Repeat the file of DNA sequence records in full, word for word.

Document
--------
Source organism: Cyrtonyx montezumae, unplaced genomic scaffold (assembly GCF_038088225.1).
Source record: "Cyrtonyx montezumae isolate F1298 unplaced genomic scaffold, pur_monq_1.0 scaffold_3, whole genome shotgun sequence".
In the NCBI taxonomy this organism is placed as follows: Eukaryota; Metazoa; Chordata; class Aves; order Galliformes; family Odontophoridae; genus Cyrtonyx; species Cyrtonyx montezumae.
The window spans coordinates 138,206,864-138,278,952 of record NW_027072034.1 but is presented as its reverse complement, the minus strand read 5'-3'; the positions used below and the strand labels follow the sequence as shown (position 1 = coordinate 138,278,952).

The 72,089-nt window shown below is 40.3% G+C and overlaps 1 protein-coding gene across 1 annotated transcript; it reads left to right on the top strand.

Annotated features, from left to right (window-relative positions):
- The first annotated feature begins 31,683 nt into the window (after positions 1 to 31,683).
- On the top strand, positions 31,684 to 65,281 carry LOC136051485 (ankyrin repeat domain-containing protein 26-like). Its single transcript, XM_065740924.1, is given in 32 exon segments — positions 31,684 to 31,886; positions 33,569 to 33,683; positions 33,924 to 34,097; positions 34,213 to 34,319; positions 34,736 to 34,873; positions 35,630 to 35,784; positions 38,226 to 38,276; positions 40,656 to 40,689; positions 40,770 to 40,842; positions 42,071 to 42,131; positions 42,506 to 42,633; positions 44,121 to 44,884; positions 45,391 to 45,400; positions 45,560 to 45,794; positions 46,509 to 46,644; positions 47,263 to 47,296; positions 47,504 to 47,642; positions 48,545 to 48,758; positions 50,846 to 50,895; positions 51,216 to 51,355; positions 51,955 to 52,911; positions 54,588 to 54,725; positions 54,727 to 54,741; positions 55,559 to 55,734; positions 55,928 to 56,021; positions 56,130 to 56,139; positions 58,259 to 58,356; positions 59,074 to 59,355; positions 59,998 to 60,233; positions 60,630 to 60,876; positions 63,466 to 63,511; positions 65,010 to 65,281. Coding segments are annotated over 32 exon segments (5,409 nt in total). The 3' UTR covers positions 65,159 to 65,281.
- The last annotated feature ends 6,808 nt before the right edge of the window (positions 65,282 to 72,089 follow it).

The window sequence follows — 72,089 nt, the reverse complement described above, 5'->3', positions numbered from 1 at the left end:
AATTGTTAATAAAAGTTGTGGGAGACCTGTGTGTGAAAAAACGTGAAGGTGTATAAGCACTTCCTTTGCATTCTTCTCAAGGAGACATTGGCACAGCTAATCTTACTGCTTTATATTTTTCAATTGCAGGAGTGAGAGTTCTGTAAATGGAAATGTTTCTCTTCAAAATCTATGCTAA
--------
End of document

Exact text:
Source organism: Cyrtonyx montezumae, unplaced genomic scaffold (assembly GCF_038088225.1).
Source record: "Cyrtonyx montezumae isolate F1298 unplaced genomic scaffold, pur_monq_1.0 scaffold_3, whole genome shotgun sequence".
In the NCBI taxonomy this organism is placed as follows: Eukaryota; Metazoa; Chordata; class Aves; order Galliformes; family Odontophoridae; genus Cyrtonyx; species Cyrtonyx montezumae.
The window spans coordinates 138,206,864-138,278,952 of record NW_027072034.1 but is presented as its reverse complement, the minus strand read 5'-3'; the positions used below and the strand labels follow the sequence as shown (position 1 = coordinate 138,278,952).

The 72,089-nt window shown below is 40.3% G+C and overlaps 1 protein-coding gene across 1 annotated transcript; it reads left to right on the top strand.

Annotated features, from left to right (window-relative positions):
- The first annotated feature begins 31,683 nt into the window (after positions 1 to 31,683).
- On the top strand, positions 31,684 to 65,281 carry LOC136051485 (ankyrin repeat domain-containing protein 26-like). Its single transcript, XM_065740924.1, is given in 32 exon segments — positions 31,684 to 31,886; positions 33,569 to 33,683; positions 33,924 to 34,097; positions 34,213 to 34,319; positions 34,736 to 34,873; positions 35,630 to 35,784; positions 38,226 to 38,276; positions 40,656 to 40,689; positions 40,770 to 40,842; positions 42,071 to 42,131; positions 42,506 to 42,633; positions 44,121 to 44,884; positions 45,391 to 45,400; positions 45,560 to 45,794; positions 46,509 to 46,644; positions 47,263 to 47,296; positions 47,504 to 47,642; positions 48,545 to 48,758; positions 50,846 to 50,895; positions 51,216 to 51,355; positions 51,955 to 52,911; positions 54,588 to 54,725; positions 54,727 to 54,741; positions 55,559 to 55,734; positions 55,928 to 56,021; positions 56,130 to 56,139; positions 58,259 to 58,356; positions 59,074 to 59,355; positions 59,998 to 60,233; positions 60,630 to 60,876; positions 63,466 to 63,511; positions 65,010 to 65,281. Coding segments are annotated over 32 exon segments (5,409 nt in total). The 3' UTR covers positions 65,159 to 65,281.
- The last annotated feature ends 6,808 nt before the right edge of the window (positions 65,282 to 72,089 follow it).

The window sequence follows — 72,089 nt, the reverse complement described above, 5'->3', positions numbered from 1 at the left end:
AATTGTTAATAAAAGTTGTGGGAGACCTGTGTGTGAAAAAACGTGAAGGTGTATAAGCACTTCCTTTGCATTCTTCTCAAGGAGACATTGGCACAGCTAATCTTACTGCTTTATATTTTTCAATTGCAGGAGTGAGAGTTCTGTAAATGGAAATGTTTCTCTTCAAAATCTATGCTAA